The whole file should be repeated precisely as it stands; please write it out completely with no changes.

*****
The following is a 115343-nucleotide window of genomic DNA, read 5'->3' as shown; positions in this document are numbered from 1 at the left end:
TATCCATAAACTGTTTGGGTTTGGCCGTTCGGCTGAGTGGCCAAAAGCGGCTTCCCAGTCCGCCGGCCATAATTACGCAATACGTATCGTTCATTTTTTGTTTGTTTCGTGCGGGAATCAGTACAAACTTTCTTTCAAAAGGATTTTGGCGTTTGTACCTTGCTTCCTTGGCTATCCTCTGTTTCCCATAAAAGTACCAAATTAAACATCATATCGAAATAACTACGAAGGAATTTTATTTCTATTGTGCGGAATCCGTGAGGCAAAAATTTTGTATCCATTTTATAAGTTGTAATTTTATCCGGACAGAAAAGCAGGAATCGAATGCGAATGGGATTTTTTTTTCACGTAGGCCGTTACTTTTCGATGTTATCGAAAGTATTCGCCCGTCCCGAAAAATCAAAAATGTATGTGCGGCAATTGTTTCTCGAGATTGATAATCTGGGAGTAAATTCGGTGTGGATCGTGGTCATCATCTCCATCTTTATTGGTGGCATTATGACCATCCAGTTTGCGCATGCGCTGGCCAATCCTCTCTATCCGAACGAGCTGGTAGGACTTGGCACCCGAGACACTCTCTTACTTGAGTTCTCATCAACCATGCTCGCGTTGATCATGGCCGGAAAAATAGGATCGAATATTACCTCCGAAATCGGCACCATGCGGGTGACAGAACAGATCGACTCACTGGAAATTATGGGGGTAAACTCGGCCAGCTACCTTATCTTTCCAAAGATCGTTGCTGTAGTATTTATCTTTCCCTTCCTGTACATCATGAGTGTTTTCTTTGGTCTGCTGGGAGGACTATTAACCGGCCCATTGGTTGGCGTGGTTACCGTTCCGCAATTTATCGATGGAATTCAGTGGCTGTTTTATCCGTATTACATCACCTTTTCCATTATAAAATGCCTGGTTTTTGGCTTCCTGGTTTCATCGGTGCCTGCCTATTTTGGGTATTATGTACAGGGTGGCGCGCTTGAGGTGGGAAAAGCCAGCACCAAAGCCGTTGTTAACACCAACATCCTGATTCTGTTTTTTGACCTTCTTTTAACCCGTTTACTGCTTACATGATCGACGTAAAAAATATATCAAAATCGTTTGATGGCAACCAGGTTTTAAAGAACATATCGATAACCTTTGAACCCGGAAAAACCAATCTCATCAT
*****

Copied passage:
The following is a 115343-nucleotide window of genomic DNA, read 5'->3' as shown; positions in this document are numbered from 1 at the left end:
TATCCATAAACTGTTTGGGTTTGGCCGTTCGGCTGAGTGGCCAAAAGCGGCTTCCCAGTCCGCCGGCCATAATTACGCAATACGTATCGTTCATTTTTTGTTTGTTTCGTGCGGGAATCAGTACAAACTTTCTTTCAAAAGGATTTTGGCGTTTGTACCTTGCTTCCTTGGCTATCCTCTGTTTCCCATAAAAGTACCAAATTAAACATCATATCGAAATAACTACGAAGGAATTTTATTTCTATTGTGCGGAATCCGTGAGGCAAAAATTTTGTATCCATTTTATAAGTTGTAATTTTATCCGGACAGAAAAGCAGGAATCGAATGCGAATGGGATTTTTTTTTCACGTAGGCCGTTACTTTTCGATGTTATCGAAAGTATTCGCCCGTCCCGAAAAATCAAAAATGTATGTGCGGCAATTGTTTCTCGAGATTGATAATCTGGGAGTAAATTCGGTGTGGATCGTGGTCATCATCTCCATCTTTATTGGTGGCATTATGACCATCCAGTTTGCGCATGCGCTGGCCAATCCTCTCTATCCGAACGAGCTGGTAGGACTTGGCACCCGAGACACTCTCTTACTTGAGTTCTCATCAACCATGCTCGCGTTGATCATGGCCGGAAAAATAGGATCGAATATTACCTCCGAAATCGGCACCATGCGGGTGACAGAACAGATCGACTCACTGGAAATTATGGGGGTAAACTCGGCCAGCTACCTTATCTTTCCAAAGATCGTTGCTGTAGTATTTATCTTTCCCTTCCTGTACATCATGAGTGTTTTCTTTGGTCTGCTGGGAGGACTATTAACCGGCCCATTGGTTGGCGTGGTTACCGTTCCGCAATTTATCGATGGAATTCAGTGGCTGTTTTATCCGTATTACATCACCTTTTCCATTATAAAATGCCTGGTTTTTGGCTTCCTGGTTTCATCGGTGCCTGCCTATTTTGGGTATTATGTACAGGGTGGCGCGCTTGAGGTGGGAAAAGCCAGCACCAAAGCCGTTGTTAACACCAACATCCTGATTCTGTTTTTTGACCTTCTTTTAACCCGTTTACTGCTTACATGATCGACGTAAAAAATATATCAAAATCGTTTGATGGCAACCAGGTTTTAAAGAACATATCGATAACCTTTGAACCCGGAAAAACCAATCTCATCAT